Previously, I mentioned the vast concentrations of economic dependency that many elders have placed on the social security system in the US, as well as on related issues like the stability of the insurance industry, particularly to keep the extremely optimistic promises of some of their recent annuity policies. Of course, these trends all rest on the sustainability of industrialized agriculture and the concentration of elders into dense urban metropolitan concentrations.

So, with the vast disproportionate concentration of affluence not only in the elderly but in the elderly of a few relatively small geographic stretches in Europe and North America, a massive redistribution is already underway, especially toward the ballooning populations of China and India. Surging numbers of bright, eager and highly-educated Asian youth are making unprecedented economic advances as the technological innovations originating in the west are being spread worldwide to regions where billions of people are going from annual incomes of perhaps $3,000 per year toward $30,000 per year.

Western “borrow and spend”.economic trends have been de-stabilizing since at least 2005. Mainstream acknowledgment of the reversing of those trends began by 2008 with the de-stabilizing of various major financial institutions in the US and elsewhere, the de-stabilizing of stock market prices in the US and elsewhere, as well as the de-stabilizing of lending markets, real estate markets, and commodity markets in the US and elsewhere.

Rather than face the simplicity of the obvious long-term economic issues, many in the West have instead targeted relatively minor regions such as Afghanistan, Iraq, and Iran for colonization and controversy. As the mainstream Western populations debate which political issues are most worthy of their antagonism and protest and pleas for government reforms and salvation of the masses, the massive economic redistribution proceeds from the relatively few in the western industrialized nations to the many billion in the Asian emerging nations.

The psychological dependency of the western masses is exemplified in the sense of betrayal that their leaders (in governments or churches or corporations) have conspired against them. Even if that may be true, would it be at all relevant? The masses starkly refuse to accept the situation as an opportunity to take personal responsibility for making practical adjustments to the shifting trends. The disproportionate affluence of the West cannot be questioned by those dependent on interventionist bureaucracies, but instead they cry things like “protect us, holy bureaucrats, from all unholy bureaucrats” and “the money system is bad and should simply be abandoned.” perhaps they want to keep their relatively comfortable and even luxurious lifestyles and have the growing middle classes of Asia subsidize their leisurely retirements, rather than supporting the parents of those Asian middle classes..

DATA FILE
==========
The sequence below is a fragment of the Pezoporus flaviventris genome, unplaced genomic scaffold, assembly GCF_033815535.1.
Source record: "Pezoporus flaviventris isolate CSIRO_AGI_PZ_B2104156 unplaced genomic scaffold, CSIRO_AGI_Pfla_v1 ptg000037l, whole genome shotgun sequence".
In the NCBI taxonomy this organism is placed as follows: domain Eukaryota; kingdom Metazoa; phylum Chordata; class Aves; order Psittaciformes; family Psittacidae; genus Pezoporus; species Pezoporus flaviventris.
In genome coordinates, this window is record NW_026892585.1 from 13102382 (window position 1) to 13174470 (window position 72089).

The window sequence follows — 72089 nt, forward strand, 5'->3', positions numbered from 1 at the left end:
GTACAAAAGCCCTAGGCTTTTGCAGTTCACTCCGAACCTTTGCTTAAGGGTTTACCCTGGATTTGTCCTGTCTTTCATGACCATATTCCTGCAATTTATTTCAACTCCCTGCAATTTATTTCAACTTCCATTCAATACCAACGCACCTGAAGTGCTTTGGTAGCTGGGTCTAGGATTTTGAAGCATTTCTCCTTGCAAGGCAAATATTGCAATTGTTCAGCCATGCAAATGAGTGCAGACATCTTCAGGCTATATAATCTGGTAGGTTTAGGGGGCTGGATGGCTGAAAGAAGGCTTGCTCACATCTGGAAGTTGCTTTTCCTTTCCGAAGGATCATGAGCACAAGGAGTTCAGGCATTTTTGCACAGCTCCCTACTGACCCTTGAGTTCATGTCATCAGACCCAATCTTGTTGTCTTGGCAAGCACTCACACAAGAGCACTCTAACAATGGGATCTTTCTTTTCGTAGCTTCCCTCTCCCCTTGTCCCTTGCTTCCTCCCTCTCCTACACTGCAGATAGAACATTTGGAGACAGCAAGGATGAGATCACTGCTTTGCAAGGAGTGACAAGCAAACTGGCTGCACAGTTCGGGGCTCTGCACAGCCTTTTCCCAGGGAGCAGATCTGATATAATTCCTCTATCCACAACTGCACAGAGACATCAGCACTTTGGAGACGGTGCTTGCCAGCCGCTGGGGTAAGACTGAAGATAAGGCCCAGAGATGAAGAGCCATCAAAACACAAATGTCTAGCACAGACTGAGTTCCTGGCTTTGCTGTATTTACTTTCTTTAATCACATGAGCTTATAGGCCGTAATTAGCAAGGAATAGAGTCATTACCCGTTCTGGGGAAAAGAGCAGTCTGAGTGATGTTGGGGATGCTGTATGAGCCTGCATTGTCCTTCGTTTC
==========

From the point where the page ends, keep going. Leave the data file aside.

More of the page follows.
So, what is the nature of the leadership I propose? Is it antagonism against an enemy? Is it reform of a bureaucracy? Is it an identification and correction to an alleged injustice?

No, it’s just an expression of mutual self-interest. Asia is rising. Many in the west will ignore or even resist that. First only a few, and then more and more soon may adapt to and even benefit from the massive redistribution underway. Are you willing to be one of those leaders?

3 Responses to “an invitation to leadership”

  1. jrfibonacci Says:

    G: Well done… thanks

    JR: You’re welcome….

    The next issue is how you are willing to lead other people to the same clarifications that I reference in that piece (as well as the opportunity for prosperity that I do not much reference therein, but to which all of that leads naturally). Does anyone come to mind to whom you might want to forward this content?

    G: I think as [certain investment programs] continue to progress, more people I know will want privacy and sheltering services, eh?

    JR: probably so.

    Further, the many conversations about politics often do not get to the simplicity of the issues. Many of us go through a very emotionally reactive phase in relation to politics, and some of us never leave it.